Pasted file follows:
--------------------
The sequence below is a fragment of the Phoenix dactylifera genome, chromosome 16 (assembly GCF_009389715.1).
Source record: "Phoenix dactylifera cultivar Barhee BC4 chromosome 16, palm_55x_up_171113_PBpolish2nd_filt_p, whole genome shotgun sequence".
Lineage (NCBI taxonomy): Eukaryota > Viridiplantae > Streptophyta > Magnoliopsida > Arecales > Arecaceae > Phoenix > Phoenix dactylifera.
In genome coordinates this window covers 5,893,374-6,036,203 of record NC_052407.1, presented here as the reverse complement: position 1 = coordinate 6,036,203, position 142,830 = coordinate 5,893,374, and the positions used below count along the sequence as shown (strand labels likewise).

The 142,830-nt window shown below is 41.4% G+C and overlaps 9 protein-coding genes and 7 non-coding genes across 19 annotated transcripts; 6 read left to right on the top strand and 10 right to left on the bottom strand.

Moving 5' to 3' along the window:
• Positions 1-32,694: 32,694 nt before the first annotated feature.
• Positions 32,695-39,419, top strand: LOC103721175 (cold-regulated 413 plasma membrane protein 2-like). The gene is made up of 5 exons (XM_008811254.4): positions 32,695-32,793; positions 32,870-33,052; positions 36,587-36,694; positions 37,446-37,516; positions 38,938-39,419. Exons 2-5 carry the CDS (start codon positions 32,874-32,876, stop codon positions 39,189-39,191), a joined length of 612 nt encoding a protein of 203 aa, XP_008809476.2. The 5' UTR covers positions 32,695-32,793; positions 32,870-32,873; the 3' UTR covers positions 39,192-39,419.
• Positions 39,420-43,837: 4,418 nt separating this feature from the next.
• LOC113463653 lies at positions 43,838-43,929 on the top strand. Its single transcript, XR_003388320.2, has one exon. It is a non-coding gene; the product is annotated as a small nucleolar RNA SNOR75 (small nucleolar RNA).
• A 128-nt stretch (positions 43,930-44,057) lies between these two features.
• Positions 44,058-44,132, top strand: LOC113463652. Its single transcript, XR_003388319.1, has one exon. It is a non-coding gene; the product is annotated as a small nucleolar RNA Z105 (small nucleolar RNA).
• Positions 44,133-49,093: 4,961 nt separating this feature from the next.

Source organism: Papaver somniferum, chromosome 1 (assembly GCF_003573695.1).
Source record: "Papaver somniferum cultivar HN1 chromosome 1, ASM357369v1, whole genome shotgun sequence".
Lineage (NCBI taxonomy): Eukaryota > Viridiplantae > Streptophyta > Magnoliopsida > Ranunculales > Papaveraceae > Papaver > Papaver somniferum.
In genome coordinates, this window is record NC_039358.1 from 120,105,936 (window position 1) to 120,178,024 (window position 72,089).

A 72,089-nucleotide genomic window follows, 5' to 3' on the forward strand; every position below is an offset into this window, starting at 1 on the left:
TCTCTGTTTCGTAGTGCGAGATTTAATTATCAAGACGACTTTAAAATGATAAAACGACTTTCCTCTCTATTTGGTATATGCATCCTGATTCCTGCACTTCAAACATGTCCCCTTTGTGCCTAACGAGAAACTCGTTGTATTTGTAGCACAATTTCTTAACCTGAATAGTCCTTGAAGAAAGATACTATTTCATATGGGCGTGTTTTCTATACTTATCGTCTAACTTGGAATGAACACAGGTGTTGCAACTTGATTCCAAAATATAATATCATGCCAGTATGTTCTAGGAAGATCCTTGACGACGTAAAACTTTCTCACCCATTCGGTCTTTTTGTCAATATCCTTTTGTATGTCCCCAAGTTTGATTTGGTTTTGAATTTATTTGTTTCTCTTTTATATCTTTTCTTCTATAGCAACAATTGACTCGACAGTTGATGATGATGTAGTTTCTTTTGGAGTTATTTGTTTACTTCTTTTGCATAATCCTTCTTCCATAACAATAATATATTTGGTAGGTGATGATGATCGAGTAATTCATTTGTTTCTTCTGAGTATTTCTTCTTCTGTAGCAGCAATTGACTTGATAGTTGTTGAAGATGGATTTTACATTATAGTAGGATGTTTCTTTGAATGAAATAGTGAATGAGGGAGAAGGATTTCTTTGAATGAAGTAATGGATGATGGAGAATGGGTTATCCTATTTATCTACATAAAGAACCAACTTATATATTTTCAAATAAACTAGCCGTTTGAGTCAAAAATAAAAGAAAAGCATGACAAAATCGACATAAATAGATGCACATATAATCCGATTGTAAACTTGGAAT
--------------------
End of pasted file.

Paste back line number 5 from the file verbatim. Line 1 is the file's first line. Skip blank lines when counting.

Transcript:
The 142,830-nt window shown below is 41.4% G+C and overlaps 9 protein-coding genes and 7 non-coding genes across 19 annotated transcripts; 6 read left to right on the top strand and 10 right to left on the bottom strand.